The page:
Mead Baby, redux (includes links to our first attempt)
Mead Baby 2.0:
active fermentation
it’s a temperature thing
temperature success
overnight temperature status
second fermentation

Since then, we have been monitoring the Baby closely. While there has been virtually no visible activity in the air lock, when we looked at the liquid itself, we could see that it was clearing up, and there was a steady stream of tiny bubbles of carbonation moving upward. If the temperature dropped to 16C, we would turn on the warming pad, which would typically bring it up to about 18-19C.

Recently, its temperature would drop to 16C a lot faster, and we could no longer see the carbonation. It was looking a lot clearer, and we could see a fair bit of sedimentation at the bottom.

However, it was less than 2 weeks since we started the second fermentation. While I’ve read a mead can be ready in that time, most videos and websites I’ve been looking at showed active fermentation for about a month, and gave advice on how to reactivate fermentation if it stopped to early.

Since that was the problem we had with our first attempt, we debated. Is it done and time to bottle it? Should we rack it into another bottle to get it away from the sediment and leave it longer? Do we add something to boost the fermentation?

I’ve read various ways to boost fermentation in mead, including those that recommend adding a chemical that is used in wine making.

Or we could just add some raisins.

So that’s what we decided to do.

With a 1 gallon carboy – and it’s not full – not a lot of raisins would be needed.

We added three.

Here are photos, taken a day apart, showing before and after we added the raisins.

As you can see in the photo on the left, the mead had gotten quite clear, and there’s a pretty thick layer of sediment on the bottom. It’s hard to tell with the reflections, but in the second photo, you can actually see a couple of the raisins floating at the top. The mead is cloudier, but when we shine a light into it, we can once again see that steady stream of bubbles going up to the top.

We’ve been checking its temperature regularly and, aside from an initial warm up after adding the raisins, it’s been keeping its own temperature at 19C.

Right now, the plan is to leave it until we can no longer see those bubbles, rack it into another carboy to get it way from the sediment, then leave it for a while longer before bottling it.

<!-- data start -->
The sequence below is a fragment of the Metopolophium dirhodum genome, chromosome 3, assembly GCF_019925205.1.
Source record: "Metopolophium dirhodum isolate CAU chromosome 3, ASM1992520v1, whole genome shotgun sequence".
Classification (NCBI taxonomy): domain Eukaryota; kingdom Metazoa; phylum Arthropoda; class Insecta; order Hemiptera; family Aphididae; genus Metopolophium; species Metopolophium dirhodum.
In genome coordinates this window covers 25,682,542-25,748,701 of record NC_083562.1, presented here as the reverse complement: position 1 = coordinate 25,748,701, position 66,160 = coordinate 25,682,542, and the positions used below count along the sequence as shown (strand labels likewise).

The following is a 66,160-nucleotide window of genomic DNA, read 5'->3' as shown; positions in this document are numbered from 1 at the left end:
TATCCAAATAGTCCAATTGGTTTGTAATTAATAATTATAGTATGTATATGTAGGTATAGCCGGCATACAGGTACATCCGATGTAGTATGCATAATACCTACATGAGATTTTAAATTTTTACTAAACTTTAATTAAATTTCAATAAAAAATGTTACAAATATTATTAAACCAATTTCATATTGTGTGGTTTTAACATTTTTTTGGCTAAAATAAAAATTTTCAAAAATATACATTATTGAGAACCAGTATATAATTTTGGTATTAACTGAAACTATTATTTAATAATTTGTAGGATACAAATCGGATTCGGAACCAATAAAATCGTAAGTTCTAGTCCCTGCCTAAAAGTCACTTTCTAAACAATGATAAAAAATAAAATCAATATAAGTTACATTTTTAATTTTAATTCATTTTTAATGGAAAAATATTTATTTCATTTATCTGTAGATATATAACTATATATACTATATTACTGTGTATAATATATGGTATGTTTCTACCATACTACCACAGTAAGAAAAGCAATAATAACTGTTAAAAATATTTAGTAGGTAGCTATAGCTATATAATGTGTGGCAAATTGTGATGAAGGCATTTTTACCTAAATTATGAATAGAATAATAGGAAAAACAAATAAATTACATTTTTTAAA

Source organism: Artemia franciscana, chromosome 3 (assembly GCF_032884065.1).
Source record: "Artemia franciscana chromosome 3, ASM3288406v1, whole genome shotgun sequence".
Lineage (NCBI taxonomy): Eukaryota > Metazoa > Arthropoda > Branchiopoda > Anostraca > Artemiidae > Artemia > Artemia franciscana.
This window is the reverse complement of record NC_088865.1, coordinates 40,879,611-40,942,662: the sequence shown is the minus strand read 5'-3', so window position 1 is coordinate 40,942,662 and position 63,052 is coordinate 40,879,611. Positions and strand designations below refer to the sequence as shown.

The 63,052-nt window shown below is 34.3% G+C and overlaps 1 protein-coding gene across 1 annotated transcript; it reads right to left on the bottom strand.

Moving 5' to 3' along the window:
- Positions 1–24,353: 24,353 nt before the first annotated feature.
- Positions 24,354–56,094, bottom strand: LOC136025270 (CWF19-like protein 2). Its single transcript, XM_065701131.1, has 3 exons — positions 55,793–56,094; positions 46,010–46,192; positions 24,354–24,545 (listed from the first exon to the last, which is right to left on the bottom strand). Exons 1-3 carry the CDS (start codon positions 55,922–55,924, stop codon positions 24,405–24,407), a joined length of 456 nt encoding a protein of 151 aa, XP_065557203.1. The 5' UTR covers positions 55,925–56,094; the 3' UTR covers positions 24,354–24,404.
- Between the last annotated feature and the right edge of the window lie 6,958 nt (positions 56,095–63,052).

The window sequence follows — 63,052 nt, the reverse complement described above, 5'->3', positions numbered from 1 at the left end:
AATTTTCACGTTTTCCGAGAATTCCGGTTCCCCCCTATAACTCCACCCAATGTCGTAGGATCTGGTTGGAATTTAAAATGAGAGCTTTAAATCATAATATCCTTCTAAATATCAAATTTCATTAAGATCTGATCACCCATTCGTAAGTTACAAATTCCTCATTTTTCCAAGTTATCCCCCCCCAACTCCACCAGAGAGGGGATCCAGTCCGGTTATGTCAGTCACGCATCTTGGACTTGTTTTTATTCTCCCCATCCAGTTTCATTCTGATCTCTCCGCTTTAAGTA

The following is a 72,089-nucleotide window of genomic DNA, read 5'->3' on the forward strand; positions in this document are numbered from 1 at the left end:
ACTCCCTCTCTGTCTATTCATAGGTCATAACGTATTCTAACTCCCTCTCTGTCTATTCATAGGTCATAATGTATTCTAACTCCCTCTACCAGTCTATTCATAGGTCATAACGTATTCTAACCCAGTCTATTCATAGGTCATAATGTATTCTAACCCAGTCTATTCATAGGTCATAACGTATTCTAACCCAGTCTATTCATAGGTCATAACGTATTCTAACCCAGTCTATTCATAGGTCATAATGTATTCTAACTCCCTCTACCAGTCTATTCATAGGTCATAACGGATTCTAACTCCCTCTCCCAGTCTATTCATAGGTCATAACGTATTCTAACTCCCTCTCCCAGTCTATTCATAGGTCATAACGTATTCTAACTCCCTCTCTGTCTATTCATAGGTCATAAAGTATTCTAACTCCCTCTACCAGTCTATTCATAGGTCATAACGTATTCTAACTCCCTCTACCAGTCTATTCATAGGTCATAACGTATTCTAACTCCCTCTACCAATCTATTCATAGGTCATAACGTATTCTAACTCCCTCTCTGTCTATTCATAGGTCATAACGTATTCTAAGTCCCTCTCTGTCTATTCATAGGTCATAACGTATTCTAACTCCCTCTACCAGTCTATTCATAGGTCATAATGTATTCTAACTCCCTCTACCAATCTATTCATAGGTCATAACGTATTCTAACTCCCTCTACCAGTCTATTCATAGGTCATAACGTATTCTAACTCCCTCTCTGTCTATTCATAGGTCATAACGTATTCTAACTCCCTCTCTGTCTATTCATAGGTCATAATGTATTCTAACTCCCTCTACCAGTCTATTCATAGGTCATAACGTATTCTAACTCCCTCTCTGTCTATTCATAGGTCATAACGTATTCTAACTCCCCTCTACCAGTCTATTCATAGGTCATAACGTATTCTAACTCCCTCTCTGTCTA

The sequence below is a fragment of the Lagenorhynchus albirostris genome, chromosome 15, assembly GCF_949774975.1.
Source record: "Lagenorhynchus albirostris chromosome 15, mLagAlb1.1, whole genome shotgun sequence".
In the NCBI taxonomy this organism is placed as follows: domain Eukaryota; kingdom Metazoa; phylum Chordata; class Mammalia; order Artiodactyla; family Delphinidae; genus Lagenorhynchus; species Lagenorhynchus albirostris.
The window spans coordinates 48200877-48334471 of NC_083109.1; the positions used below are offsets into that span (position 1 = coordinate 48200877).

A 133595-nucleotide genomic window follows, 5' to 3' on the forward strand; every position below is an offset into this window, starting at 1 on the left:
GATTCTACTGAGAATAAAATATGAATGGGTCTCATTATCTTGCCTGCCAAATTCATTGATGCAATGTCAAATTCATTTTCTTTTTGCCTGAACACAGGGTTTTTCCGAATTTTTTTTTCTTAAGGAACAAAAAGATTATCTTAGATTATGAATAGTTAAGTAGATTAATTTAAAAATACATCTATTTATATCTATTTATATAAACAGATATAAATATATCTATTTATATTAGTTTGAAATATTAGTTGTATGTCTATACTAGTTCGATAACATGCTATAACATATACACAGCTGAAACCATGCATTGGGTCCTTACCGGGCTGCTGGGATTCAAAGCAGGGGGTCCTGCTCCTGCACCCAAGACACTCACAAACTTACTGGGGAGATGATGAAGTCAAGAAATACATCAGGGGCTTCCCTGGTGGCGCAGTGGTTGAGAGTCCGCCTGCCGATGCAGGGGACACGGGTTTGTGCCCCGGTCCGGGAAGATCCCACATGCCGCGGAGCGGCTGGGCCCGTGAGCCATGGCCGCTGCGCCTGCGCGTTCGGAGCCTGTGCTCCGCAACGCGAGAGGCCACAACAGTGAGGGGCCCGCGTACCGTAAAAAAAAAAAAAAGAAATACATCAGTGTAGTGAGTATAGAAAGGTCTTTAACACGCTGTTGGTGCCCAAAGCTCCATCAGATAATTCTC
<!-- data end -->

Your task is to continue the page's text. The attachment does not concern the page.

A lot of the information about mead making I’m finding is conflicting, but one thing that all our sources agree on is, the longer the mead sits after bottling, the better it tastes. Most recommend at least a year.

I doubt we’ll wait that long, but with bottles at 750ml, even with having less than a gallon in the carboy (and I expect we’ll lose more after racking it again), we should still be able to get 3 – 4 full bottles out of it, so we can have one right away, then try the others at different ages.

So if we want to start a malomel (mead made with fruit) as we planned, we should pick up another air lock and two, so we can have multiple batches going at once.

You know, for someone who doesn’t actually like alcohol all that much, I find the process of making it quite enjoyable!


The Re-Farmer

Fail, times three!

I’ve posted about our first time tries at making several fermented products.

There was the mead, small batches of plain sauerkraut and a probiotic sauerkraut/fermented vegetables version. Plus, there was the crabapple cider vinegar I posted progress on recently. (all of these links will open in new tabs)

The jars of sauerkraut and cider are in locations that I can easily check on them. With the lack of fermentation in the mead, I’ve found myself eyeballing the jars harder.

I was feeling suspicious.

So this evening, I took down a jar of plain sauerkraut and took the filter off. It seemed okay, but I went to check the other two, anyhow.

Oh, dear.

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How Sweet it is! Making Mead, part 1

Today, we started up a batch of mead, using the wine kit we recently acquired.

Here are the contents of the kit, plus a 5 kilo bucket of my cousin’s liquid gold!

Looking up how to make mead had us all over the place. At its simplest, you can mix honey, water and yeast into a sanitized glass jug. Stick a balloon over the opening to allow the gasses to expand, tuck it in a cool dark place and forget about it for a few weeks.

Other sources had elaborate recipes with multiple steps and finicky measurements every step of the way.

We’re going to be doing something in between.